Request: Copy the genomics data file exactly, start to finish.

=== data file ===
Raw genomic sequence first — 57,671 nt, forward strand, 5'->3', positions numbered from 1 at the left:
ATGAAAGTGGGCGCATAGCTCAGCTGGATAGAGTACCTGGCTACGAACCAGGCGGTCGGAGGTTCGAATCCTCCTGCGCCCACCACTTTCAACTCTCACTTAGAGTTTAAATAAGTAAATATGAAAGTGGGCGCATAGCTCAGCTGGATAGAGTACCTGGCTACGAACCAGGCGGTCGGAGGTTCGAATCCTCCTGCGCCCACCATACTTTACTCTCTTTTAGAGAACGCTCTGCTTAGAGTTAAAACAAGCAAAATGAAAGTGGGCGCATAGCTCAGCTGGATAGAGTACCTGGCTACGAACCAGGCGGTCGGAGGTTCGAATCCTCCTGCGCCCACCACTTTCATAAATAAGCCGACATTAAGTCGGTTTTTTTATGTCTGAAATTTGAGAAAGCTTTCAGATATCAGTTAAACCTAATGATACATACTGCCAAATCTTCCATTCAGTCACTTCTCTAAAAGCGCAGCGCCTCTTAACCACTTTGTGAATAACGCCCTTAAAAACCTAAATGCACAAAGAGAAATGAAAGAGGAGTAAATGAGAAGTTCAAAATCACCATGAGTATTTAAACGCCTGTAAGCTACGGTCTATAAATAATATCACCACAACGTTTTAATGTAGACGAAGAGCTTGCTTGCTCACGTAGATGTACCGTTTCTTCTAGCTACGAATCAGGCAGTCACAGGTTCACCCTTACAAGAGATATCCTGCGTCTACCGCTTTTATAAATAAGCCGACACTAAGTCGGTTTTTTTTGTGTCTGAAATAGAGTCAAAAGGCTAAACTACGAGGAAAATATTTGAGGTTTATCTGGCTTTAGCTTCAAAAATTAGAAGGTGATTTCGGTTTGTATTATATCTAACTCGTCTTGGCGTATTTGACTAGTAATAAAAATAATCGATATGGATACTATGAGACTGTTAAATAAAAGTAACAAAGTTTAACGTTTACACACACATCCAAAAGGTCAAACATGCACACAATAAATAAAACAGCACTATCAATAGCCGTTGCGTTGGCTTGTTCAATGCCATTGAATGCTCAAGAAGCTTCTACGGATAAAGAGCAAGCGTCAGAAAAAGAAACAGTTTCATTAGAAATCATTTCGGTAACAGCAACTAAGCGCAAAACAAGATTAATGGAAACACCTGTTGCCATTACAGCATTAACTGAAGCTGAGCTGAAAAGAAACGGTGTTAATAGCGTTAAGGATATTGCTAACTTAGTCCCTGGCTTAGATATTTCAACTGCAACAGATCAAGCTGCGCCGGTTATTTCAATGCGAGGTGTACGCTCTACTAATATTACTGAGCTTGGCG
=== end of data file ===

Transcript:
Raw genomic sequence first — 57,671 nt, forward strand, 5'->3', positions numbered from 1 at the left:
ATGAAAGTGGGCGCATAGCTCAGCTGGATAGAGTACCTGGCTACGAACCAGGCGGTCGGAGGTTCGAATCCTCCTGCGCCCACCACTTTCAACTCTCACTTAGAGTTTAAATAAGTAAATATGAAAGTGGGCGCATAGCTCAGCTGGATAGAGTACCTGGCTACGAACCAGGCGGTCGGAGGTTCGAATCCTCCTGCGCCCACCATACTTTACTCTCTTTTAGAGAACGCTCTGCTTAGAGTTAAAACAAGCAAAATGAAAGTGGGCGCATAGCTCAGCTGGATAGAGTACCTGGCTACGAACCAGGCGGTCGGAGGTTCGAATCCTCCTGCGCCCACCACTTTCATAAATAAGCCGACATTAAGTCGGTTTTTTTATGTCTGAAATTTGAGAAAGCTTTCAGATATCAGTTAAACCTAATGATACATACTGCCAAATCTTCCATTCAGTCACTTCTCTAAAAGCGCAGCGCCTCTTAACCACTTTGTGAATAACGCCCTTAAAAACCTAAATGCACAAAGAGAAATGAAAGAGGAGTAAATGAGAAGTTCAAAATCACCATGAGTATTTAAACGCCTGTAAGCTACGGTCTATAAATAATATCACCACAACGTTTTAATGTAGACGAAGAGCTTGCTTGCTCACGTAGATGTACCGTTTCTTCTAGCTACGAATCAGGCAGTCACAGGTTCACCCTTACAAGAGATATCCTGCGTCTACCGCTTTTATAAATAAGCCGACACTAAGTCGGTTTTTTTTGTGTCTGAAATAGAGTCAAAAGGCTAAACTACGAGGAAAATATTTGAGGTTTATCTGGCTTTAGCTTCAAAAATTAGAAGGTGATTTCGGTTTGTATTATATCTAACTCGTCTTGGCGTATTTGACTAGTAATAAAAATAATCGATATGGATACTATGAGACTGTTAAATAAAAGTAACAAAGTTTAACGTTTACACACACATCCAAAAGGTCAAACATGCACACAATAAATAAAACAGCACTATCAATAGCCGTTGCGTTGGCTTGTTCAATGCCATTGAATGCTCAAGAAGCTTCTACGGATAAAGAGCAAGCGTCAGAAAAAGAAACAGTTTCATTAGAAATCATTTCGGTAACAGCAACTAAGCGCAAAACAAGATTAATGGAAACACCTGTTGCCATTACAGCATTAACTGAAGCTGAGCTGAAAAGAAACGGTGTTAATAGCGTTAAGGATATTGCTAACTTAGTCCCTGGCTTAGATATTTCAACTGCAACAGATCAAGCTGCGCCGGTTATTTCAATGCGAGGTGTACGCTCTACTAATATTACTGAGCTTGGCG